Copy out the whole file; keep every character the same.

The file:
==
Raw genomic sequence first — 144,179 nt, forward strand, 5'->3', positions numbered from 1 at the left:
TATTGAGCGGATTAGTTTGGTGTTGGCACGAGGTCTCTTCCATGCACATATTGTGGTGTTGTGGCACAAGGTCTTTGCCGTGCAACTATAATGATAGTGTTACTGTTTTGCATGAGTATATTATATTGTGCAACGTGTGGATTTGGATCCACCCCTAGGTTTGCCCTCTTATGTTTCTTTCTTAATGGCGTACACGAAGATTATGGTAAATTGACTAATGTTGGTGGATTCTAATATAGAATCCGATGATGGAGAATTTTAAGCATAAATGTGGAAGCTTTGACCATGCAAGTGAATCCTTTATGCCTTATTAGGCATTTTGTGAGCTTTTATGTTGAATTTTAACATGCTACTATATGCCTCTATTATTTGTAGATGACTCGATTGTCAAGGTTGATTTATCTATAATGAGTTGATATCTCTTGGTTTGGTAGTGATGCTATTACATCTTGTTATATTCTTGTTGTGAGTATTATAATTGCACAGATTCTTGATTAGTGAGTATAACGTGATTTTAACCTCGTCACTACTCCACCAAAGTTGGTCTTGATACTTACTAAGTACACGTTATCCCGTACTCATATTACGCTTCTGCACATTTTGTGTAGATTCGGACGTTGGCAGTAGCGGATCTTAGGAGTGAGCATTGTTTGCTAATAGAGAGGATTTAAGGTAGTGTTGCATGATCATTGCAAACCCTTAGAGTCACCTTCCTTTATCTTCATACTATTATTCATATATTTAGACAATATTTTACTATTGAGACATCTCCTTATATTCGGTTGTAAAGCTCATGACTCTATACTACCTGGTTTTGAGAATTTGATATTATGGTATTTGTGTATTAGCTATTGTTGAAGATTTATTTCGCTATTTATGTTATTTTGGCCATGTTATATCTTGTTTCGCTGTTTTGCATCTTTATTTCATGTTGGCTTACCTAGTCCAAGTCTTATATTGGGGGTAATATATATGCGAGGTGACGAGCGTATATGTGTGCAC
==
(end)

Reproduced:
Raw genomic sequence first — 144,179 nt, forward strand, 5'->3', positions numbered from 1 at the left:
TATTGAGCGGATTAGTTTGGTGTTGGCACGAGGTCTCTTCCATGCACATATTGTGGTGTTGTGGCACAAGGTCTTTGCCGTGCAACTATAATGATAGTGTTACTGTTTTGCATGAGTATATTATATTGTGCAACGTGTGGATTTGGATCCACCCCTAGGTTTGCCCTCTTATGTTTCTTTCTTAATGGCGTACACGAAGATTATGGTAAATTGACTAATGTTGGTGGATTCTAATATAGAATCCGATGATGGAGAATTTTAAGCATAAATGTGGAAGCTTTGACCATGCAAGTGAATCCTTTATGCCTTATTAGGCATTTTGTGAGCTTTTATGTTGAATTTTAACATGCTACTATATGCCTCTATTATTTGTAGATGACTCGATTGTCAAGGTTGATTTATCTATAATGAGTTGATATCTCTTGGTTTGGTAGTGATGCTATTACATCTTGTTATATTCTTGTTGTGAGTATTATAATTGCACAGATTCTTGATTAGTGAGTATAACGTGATTTTAACCTCGTCACTACTCCACCAAAGTTGGTCTTGATACTTACTAAGTACACGTTATCCCGTACTCATATTACGCTTCTGCACATTTTGTGTAGATTCGGACGTTGGCAGTAGCGGATCTTAGGAGTGAGCATTGTTTGCTAATAGAGAGGATTTAAGGTAGTGTTGCATGATCATTGCAAACCCTTAGAGTCACCTTCCTTTATCTTCATACTATTATTCATATATTTAGACAATATTTTACTATTGAGACATCTCCTTATATTCGGTTGTAAAGCTCATGACTCTATACTACCTGGTTTTGAGAATTTGATATTATGGTATTTGTGTATTAGCTATTGTTGAAGATTTATTTCGCTATTTATGTTATTTTGGCCATGTTATATCTTGTTTCGCTGTTTTGCATCTTTATTTCATGTTGGCTTACCTAGTCCAAGTCTTATATTGGGGGTAATATATATGCGAGGTGACGAGCGTATATGTGTGCAC